Grand Cayman has long been known as a scuba diving mecca and a prime spot for offshore banking. The lure of white sand beaches, crystal clear water, and vibrant sunsets that explode in an blaze of pinks and oranges make it one of the Caribbean’s most popular vacation destinations. But travelers need to eat. Luckily, there are many options. Located south of Cuba and northwest of Jamaica, the population descends from British, Irish, Scottish, and African settlers and today there are over 135 different nationalities represented. Which means local here means a variety of cuisines. The island is relatively small, but with a diverse culinary scene, the options for dining are large.
This is not an inexpensive island, but that doesn’t mean you have to pay top Cayman dollar to eat well. From Jamaican jerk barbecue to Trinidadian roti to Indian curry, here are a handful of affordable places to eat and drink, recommended by the island’s top chefs.
For a more extensive array of Cayman recommendations for where to eat, drink, shop, stay, and places to explore, download the FED Grand Cayman Guidebook.
This is the charming seafood shack that you dream about finding in the Caribbean and opened by one of the first families to ever settle on the island. Sit in their garden overlooking the water and dine on fresh fish, johnnycakes, and conch.
Pro Tip: “They make amazing fried local fish topped with escovitch sauce. This place is off the main road, so you'd never know it exists.” (Chef Massimo De Francesca)
Caymanian | $$
Boggy Sand Road
Grape Tree Cafe
This little outdoor shack is right on the beach and nestled among the sea grape trees. Order their fried snapper, wahoo, mahi mahi, or swai (white fish), and grab a seaside picnic table.
Pro Tip: “They have great fried fish and vegetables and there’s a pickle that goes with everything. The pickle is white vinegar with all spice, scotch bonnet, onions, and carrots.” (Chef Sara Mair-Doak)
Seafood | $
Bodden Town Road
Red Bay Jerk Stand
You can follow the smell of the smoke to this parking lot jerk centre. They fire up a line of oil drum BBQs and grill both chicken and pork. The take-away sauces range from sweet to super spicy. Most days, they serve a side of festival, a fried Jamaican bread.
Pro Tip: “They have five or six smokers going and you can smell it and see it from a distance. They do a really good jerk chicken and jerk pork.” (Chef Ervin Horvath)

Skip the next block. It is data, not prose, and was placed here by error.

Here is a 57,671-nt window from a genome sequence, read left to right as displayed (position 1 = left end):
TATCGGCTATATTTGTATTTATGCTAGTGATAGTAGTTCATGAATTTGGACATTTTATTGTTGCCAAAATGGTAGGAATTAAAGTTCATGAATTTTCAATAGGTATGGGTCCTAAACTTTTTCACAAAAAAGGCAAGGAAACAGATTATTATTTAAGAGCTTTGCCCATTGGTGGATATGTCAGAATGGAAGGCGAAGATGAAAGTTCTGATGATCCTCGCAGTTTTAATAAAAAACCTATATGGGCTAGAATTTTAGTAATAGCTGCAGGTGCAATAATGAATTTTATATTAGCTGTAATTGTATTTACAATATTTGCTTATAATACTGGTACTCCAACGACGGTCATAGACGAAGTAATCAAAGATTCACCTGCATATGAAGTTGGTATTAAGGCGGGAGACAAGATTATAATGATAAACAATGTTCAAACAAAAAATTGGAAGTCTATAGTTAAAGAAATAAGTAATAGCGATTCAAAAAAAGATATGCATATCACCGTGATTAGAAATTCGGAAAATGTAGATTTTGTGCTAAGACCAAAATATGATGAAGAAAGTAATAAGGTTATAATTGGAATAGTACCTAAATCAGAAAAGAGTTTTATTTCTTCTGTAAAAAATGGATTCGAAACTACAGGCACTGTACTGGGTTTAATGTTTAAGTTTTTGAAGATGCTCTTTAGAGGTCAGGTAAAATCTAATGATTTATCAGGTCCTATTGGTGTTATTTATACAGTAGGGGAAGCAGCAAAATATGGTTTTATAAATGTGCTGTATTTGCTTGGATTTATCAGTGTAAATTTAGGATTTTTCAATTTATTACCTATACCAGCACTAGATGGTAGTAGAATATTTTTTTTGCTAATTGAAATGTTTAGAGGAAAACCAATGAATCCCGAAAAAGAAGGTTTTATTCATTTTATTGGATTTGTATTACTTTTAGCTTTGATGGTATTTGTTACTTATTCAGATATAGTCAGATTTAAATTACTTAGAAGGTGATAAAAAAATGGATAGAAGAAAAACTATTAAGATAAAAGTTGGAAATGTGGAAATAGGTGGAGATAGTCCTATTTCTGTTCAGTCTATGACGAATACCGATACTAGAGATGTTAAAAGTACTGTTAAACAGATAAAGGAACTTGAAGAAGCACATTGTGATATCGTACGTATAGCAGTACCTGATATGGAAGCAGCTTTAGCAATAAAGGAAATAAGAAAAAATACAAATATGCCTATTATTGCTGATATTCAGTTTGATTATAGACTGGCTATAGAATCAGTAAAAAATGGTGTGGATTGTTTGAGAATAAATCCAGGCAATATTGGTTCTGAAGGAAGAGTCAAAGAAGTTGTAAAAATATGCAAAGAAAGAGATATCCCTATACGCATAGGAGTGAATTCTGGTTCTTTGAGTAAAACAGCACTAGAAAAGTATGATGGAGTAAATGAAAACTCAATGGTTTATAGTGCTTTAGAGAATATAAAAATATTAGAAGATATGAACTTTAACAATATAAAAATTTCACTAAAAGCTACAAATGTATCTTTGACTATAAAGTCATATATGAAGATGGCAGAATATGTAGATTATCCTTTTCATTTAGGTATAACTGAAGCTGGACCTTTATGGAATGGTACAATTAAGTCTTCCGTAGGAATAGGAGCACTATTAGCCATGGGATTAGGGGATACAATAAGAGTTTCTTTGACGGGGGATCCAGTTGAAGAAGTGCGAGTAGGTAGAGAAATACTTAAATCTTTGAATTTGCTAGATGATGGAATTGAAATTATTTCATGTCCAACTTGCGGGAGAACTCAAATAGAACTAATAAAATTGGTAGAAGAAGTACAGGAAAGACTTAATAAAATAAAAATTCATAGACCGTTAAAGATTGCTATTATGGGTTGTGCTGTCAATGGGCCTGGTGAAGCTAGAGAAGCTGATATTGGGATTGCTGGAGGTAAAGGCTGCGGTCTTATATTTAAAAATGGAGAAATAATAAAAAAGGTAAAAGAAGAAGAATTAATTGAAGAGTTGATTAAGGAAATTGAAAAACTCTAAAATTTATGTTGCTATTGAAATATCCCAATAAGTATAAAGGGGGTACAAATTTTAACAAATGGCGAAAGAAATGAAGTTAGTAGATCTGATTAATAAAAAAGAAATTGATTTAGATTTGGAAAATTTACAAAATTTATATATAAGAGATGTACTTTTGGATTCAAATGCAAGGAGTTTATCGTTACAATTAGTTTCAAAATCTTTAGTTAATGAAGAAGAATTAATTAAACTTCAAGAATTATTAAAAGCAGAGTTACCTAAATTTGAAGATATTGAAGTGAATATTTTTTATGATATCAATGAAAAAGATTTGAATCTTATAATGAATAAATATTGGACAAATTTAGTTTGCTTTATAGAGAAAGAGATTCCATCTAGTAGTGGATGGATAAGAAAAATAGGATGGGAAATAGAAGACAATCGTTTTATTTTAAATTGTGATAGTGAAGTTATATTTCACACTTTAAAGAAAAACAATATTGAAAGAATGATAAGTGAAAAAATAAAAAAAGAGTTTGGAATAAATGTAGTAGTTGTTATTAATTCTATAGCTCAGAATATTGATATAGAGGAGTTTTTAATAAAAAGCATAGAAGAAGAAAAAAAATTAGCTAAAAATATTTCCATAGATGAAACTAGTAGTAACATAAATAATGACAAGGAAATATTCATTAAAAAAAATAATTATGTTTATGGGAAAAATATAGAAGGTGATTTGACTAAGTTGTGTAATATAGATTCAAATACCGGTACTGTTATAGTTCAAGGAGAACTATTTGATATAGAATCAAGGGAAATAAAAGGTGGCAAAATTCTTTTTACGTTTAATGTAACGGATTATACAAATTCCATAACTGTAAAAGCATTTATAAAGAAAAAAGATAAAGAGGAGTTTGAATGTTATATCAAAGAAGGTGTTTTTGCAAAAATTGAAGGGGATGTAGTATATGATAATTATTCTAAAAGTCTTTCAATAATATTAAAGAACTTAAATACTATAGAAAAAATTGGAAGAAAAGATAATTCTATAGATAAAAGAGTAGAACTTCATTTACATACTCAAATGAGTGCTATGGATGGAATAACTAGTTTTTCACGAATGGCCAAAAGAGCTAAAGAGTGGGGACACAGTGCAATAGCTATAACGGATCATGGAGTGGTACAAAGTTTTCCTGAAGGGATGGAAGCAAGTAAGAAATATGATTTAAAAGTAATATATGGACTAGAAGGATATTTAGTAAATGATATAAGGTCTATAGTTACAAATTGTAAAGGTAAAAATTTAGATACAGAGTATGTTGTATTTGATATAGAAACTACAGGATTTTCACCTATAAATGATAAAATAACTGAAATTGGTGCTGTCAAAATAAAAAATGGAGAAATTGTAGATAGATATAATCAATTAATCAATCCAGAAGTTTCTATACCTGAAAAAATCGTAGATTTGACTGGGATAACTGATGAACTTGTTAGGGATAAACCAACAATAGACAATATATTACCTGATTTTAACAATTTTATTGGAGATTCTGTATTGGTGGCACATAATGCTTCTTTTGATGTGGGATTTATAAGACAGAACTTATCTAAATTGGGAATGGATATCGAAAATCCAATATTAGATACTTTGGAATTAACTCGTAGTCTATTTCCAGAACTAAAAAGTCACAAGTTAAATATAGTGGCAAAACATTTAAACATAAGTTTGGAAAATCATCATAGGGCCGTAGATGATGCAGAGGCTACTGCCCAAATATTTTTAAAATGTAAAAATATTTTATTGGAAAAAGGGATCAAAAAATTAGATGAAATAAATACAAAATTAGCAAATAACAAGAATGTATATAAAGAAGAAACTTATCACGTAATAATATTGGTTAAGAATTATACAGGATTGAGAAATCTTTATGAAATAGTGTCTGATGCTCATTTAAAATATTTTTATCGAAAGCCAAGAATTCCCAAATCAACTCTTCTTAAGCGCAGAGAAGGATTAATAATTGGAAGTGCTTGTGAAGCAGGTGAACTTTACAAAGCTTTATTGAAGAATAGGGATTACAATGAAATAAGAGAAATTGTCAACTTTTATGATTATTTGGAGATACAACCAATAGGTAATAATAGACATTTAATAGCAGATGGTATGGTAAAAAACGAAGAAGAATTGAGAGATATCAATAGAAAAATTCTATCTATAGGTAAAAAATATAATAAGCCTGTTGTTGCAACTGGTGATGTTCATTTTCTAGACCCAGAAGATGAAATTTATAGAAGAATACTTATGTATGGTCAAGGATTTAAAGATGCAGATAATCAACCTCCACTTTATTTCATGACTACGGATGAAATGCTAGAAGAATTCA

Pro Tip: “Huge portions for a reasonable price. Always go for the spicy with a little extra sauce on the side.” (Chef Dylan Benoit)
Pro Tip: “Great for jerk chicken. Just look for the line of six or seven oil drums.” (Chef Thomas Tennant)
Jamaican | $
191-223 Shamrock Road
Singh’s Roti Shop & Bar
Not too far from the Cayman’s Owen Roberts International Airport is this small Trinidadian roti restaurant. They serve dhalpuri roti, which are wrap-type pockets filled with oxtail, curried goat, chicken, fish, or local vegetables. On Saturdays, they feature doubles, fried flat breads filled with curried chick peas that have both a sweet and savory quality to them.
Pro Tip: “It is tucked away and you wouldn't find it unless you knew it was there. It is no frills. They make all their roti in-house. They do a really nice curried goat roti, but my go-to is the shrimp curry roti.” (Chef Dylan Benoit)
Pro Tip: “They make the best roti -- the texture and flavors are authentic and delicious. Order a curried shrimp and also get a veg with pumpkin, chick peas, and spinach.” (Chef Massimo De Francesca)
Trinidadian | $
108 Doctor Roys Drive
You’ll feel like you’ve been invited into a local’s home because Vivine cooks Caribbean dishes in the kitchen of her own house. Her menu features oxtail and curried goat, fresh seafood such as conch, rice and beans, plantains, and fresh-made juices like mango. Save room for the cassava cake.
Pro Tip: “Their stewed beef is second to none that I’ve found on the island. Sit overlooking the water with a great view.” (Chef Dylan Benoit)
Pro Tip: “It is a nice drive out east to get here. She puts a lot of care into her cooking. Everything is fresh, tender and marinated properly.” (Chef Ervin Horvath)
Caribbean | $
493 Austin Conolly Drive
My Bar at Sunset House
This is one of the best places on the island to enjoy an unobstructed sunset, drink rum cocktails, and eat Indian curries. The bar is set in the back of the Sunset House resort, which is a divers’ hotel and training center.
Pro Tip: “For the sunset, beers, and a Malabar fish curry.” (Chef Michael Schwartz)
Pro Tip: “They make a great Caesar cocktail. It’s like a Bloody Mary, but they use Clamato juice instead of tomato juice. For food, I like to order the Chana, which is an Indian dish like a curried dal with chickpeas. It’s delicious.” (Chef Sara Mair-Doak)
Pro Tip: “This is my favorite place to watch the sunset. It’s right on the water with great views. I either enjoy a crispy local Caybrew or White Tip beer or a cocktail.” (Massimo De Francesca)
Indian | $$
Sunset House, 390 South Church Street
Contributing Local Chefs
Executive chef of Prime Kitchen bespoke culinary experiences in Grand Cayman.
MASSIMO DE FRANCESCA
Executive Chef at Ave, Avecita, and Coccoloba Restaurants at the Kimpton Seafire Resort in Grand Cayman.
Executive chef and owner of Agave - Urban Agaveria in Grand Cayman.
Executive chef and owner of Smokies. BBQ in Grand Cayman.
Executive chef and owner of The Genuine Hospitality Group in Miami, previously in Grand Cayman.
Former Chef de Cuisine at The Brasserie and now executive chef and owner of Tomfoodery Kitchen in Grand Cayman.
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